Intervju: professor Robert G. Eccles, Harvard Business School
Why does sustainable business perform better?
- First, since sustainability means different things to different people, I want to define what it means to me from a company perspective. I define a sustainable strategy as one that creates value for shareholders over the long term—and I want to emphasize long term—while contributing to a sustainable society. In a sustainable strategy a company has made the material environmental, social, and governance (ESG) issues core to its strategy and operations. In contrast, a sustainability strategy is a program or an initiative to address a sustainability issue but not something core to the company’s ability to create value over the long term. Managing risk is essential for a bank’s sustainable strategy. Reducing the bank’s carbon emissions would be a sustainability program. In contrast, reducing carbon emissions would be part of a sustainable strategy for a chemical company.
-In a research paper I did with some colleagues in which we compared set of 90 high sustainability and 90 low sustainability companies we found five important differences between the two. First, the high sustainability companies had dramatically higher levels of stakeholder engagement. This enabled them to make sure they were focusing on the material issues. It also enabled them to better identify positive and negative trends that were creating opportunities and threats, respectively. They were more “in tune” with the business and social environment than their low sustainability counterparts.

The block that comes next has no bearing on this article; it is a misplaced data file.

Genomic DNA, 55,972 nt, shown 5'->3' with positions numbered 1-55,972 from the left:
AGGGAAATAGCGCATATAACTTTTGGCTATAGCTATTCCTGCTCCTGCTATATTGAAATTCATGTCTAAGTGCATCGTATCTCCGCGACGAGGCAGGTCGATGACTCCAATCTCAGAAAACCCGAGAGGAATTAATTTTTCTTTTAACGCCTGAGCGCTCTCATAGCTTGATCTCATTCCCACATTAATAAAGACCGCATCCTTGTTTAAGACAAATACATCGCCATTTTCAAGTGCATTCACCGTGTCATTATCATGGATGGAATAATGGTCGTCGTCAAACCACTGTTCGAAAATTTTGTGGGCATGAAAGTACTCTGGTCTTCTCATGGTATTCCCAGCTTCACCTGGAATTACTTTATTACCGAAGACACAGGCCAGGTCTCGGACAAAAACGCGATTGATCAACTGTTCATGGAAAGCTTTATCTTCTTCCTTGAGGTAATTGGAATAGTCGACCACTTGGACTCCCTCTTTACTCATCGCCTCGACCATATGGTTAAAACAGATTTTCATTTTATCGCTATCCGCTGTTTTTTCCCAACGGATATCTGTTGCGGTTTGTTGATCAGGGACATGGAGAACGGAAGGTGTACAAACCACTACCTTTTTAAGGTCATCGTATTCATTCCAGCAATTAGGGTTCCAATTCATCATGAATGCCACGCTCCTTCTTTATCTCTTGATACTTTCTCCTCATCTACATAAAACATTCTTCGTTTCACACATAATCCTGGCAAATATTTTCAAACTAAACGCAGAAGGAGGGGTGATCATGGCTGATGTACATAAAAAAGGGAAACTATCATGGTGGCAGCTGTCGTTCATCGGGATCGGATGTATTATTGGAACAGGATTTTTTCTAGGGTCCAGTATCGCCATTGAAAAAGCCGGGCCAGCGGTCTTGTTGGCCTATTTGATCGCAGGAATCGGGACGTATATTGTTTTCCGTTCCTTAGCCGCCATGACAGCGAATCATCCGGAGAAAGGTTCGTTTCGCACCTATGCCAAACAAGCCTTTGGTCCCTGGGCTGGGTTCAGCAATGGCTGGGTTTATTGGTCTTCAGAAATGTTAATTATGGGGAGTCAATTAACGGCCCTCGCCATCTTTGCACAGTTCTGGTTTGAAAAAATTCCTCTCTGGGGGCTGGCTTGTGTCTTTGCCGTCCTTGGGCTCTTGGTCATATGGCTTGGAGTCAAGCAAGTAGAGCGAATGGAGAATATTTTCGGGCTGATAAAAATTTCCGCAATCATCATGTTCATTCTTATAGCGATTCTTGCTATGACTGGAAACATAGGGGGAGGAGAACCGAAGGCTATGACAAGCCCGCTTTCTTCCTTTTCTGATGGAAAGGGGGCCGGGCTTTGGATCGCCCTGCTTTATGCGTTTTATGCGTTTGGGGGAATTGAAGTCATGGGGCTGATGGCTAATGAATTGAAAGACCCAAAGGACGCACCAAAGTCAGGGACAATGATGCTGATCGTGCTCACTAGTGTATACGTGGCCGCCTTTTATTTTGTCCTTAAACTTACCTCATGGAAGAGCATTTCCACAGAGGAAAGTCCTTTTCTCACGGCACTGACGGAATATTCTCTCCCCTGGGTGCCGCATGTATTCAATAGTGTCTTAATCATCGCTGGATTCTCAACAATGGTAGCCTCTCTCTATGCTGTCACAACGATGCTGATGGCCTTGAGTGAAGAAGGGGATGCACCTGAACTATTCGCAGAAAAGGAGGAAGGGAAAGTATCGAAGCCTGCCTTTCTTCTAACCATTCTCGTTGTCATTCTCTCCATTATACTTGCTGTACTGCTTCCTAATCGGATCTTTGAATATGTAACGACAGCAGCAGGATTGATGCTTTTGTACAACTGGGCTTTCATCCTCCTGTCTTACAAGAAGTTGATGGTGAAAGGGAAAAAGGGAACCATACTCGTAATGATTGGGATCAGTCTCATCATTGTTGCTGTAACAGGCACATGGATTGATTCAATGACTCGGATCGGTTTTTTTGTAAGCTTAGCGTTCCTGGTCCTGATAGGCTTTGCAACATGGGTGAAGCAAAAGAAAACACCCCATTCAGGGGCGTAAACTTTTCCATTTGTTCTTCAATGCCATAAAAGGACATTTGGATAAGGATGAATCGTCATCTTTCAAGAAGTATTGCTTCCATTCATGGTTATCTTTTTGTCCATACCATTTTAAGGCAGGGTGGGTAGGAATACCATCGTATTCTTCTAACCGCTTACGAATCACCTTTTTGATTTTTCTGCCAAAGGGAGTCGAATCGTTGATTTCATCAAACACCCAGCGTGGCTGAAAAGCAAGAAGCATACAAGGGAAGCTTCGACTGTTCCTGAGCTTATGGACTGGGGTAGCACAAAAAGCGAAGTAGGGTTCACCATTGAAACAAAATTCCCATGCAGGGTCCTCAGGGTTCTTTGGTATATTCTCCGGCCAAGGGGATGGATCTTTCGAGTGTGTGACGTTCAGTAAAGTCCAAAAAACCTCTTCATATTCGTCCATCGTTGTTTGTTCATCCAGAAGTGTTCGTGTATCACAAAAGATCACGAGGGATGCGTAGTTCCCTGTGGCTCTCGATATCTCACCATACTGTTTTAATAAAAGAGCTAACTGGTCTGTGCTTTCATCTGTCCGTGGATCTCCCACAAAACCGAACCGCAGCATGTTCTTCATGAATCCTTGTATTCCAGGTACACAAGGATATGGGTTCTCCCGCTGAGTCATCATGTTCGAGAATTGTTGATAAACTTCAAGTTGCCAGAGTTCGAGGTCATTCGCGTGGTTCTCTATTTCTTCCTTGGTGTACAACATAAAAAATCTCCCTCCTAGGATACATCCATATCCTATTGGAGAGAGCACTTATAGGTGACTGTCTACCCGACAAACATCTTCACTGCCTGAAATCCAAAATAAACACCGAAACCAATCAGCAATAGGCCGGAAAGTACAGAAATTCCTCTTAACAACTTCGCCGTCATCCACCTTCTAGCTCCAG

-Second, the high sustainability firms were using a broader range of performance metrics for managing the business. Rather than just focusing on short-term financial results, they were also measuring their nonfinancial/ESG performance and so executives had a broader view.
-Related to this is the third reason which is that they were much more transparent in that they were reporting on a broader range of performance metrics in a variety of ways, including conference calls with analysts and investors which also had a longer-term orientation. External reporting and communications makes companies more accountable for their results.
-Fourth, the high sustainability firms took sustainability more seriously at the board level in terms of corporate governance and rewarding executives on a broader range of metrics as well. You can see how internal performance measurement, external reporting, and board level oversight and executive compensation were all aligned.